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About Central Point American. (Central Point, Or.) 1925-1927 | View This Issue
CENTRAL POINT AMERICAN
Christmas Giving Is
The Community Supper
the Year’a Opportunity
Really Like Christmas
OSE stamped a sturdy oxford:
“Don't you dare say uguln you
have to give ut Christmas!”
Ellis Marsh grinned at his sister.
“All right. Where's the fuu?”
Hose sat down and explained: “II
jiou'U seen Joey uud ltetty Hoggs last
Christnius iu their play suits, that I
couldu't have given any other time of
year, without Mrs. Hoggs thinking it
was charity ! And w hat luck it was
1 could give Cousiu Eleanor a vase for
her car, when site's always taking me
out lu It."
“Hm—m. I might give old Bobby
Green something for his car. lie’s
saved me a lot of dull hours on the
train. I never could think of a way
to do him such u flavor."
Rose smiled a little triumphantly
and went on: "Then there are the
girls at school that I would lose touch
with If there were no Christmas. They
appreciate my little gifts and appre
ciate Christmas cards, I can tell you."
“Well, If you’re so clever, tell me
how to make It up to my stenographer
for keeping her late so many eve
“Bessie T Why, she'd be delighted
If you’d get her a new tyi>ewrlter.
That would eliminate overtime and
she could Veep up her night school
“Tip-top! And I’m going to give
the kid that caddied for me last sum
mer the club lie needs to round out
his golf set. Then—Well, first, let's
see that 'opportunity list’ you were
showing me."—Frances Grinstead.
». W u lir n N ew spaper Union.)
Ofc) ~~~— •
(©. IIS*. W N tern N in p g p g f Union.)
jT/ie Mistletoe Bough;
UR grandmother used to sing Sing Heigh-Ho! Unto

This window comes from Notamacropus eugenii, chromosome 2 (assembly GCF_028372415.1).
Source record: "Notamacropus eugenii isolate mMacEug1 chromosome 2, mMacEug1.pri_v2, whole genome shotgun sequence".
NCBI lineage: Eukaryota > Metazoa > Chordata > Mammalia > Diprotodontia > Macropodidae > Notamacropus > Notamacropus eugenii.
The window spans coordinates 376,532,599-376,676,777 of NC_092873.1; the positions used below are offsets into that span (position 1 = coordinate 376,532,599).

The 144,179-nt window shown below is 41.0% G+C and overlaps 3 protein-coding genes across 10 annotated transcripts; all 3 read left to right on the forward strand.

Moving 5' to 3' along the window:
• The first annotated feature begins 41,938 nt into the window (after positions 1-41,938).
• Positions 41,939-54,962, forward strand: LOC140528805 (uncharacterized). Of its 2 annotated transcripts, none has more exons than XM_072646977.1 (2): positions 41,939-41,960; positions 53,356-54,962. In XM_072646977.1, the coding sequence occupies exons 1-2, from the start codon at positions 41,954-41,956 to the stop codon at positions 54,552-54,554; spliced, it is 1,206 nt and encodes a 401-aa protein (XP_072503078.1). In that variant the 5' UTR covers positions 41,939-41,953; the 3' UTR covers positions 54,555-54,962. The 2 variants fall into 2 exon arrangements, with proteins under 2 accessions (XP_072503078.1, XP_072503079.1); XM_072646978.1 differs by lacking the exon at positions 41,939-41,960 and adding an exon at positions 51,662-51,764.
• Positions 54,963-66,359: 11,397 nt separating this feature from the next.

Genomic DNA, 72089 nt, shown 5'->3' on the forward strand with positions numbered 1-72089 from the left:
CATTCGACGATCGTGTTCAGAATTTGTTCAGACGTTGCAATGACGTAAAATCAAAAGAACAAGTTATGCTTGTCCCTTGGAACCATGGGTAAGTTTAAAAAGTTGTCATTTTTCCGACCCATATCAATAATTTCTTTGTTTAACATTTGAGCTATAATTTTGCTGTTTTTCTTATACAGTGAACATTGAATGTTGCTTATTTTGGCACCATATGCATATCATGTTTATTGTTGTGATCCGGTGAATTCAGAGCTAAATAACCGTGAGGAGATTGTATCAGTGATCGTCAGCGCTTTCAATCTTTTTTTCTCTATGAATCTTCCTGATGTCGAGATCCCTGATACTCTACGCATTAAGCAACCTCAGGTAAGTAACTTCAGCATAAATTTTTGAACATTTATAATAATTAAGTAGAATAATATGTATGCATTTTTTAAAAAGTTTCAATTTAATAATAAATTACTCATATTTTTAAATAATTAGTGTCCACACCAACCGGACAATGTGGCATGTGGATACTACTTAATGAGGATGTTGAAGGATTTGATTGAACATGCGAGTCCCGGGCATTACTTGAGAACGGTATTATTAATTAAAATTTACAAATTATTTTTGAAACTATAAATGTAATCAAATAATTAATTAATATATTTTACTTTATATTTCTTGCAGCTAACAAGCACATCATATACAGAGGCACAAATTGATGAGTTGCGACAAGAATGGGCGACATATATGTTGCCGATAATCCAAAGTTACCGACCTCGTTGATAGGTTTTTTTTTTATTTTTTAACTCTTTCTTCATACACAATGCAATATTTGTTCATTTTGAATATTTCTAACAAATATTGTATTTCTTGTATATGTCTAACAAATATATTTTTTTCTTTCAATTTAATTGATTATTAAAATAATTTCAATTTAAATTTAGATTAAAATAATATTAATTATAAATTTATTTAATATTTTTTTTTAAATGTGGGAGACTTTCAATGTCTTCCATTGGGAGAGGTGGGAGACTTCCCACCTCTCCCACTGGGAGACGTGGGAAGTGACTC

The Christmas Holly
the old English ballad about the
mistletoe that hung on the
castle wall and the “baron’s retainers,"
who so blithely kept the Christmas
holiday and the young bride who,
weary of dancing, cri'M», “Tarry a mo
ment, I’ll hide, I’ll hide!" We young
sters listened breathlessly and
saucer-eyed as the story progressed
\ and the lovely lady crept Into the
cheat with the secret lock that went
“snap” after she was Inside—the Joy
ful company seeing her never again.
We were thrilled to our very souls!
And then the tragic ending when her
skeleton was found fifty years aft
erward, was almost more than our
young, tender hearts could bear and.
after each singing, we wept copious
ly. It Is said that this quaint ballad
was based upon a true story.
The mistletoe, lovely emblem of
Yule, figured In song and story long
before Christianity existed. English
people, In particular, have woven
many romantic myths centering In
this Interesting piant whose misty
baauty and manner of growth lend
themselves fittingly as themes for
tales and legends. England Is the
true home of the mistletoe. In fact.
Its very name comes from the Anglo-
Saxon. mistletan. In which “tan”
means twig and “mlstle," probably,
mist. In the sense of fog, or gloom,
because of the plant’s prominence la
the dark season of the year.
There are 76 species of mistletoe,
our favorite Christmas decoration,
and every one Is parasitical.—Frances
HESE community suppers are
Rhl/ always so stupid!“ declared
a pretty girl to a small
group around her. “I wish we could
put some pep and fun Into this one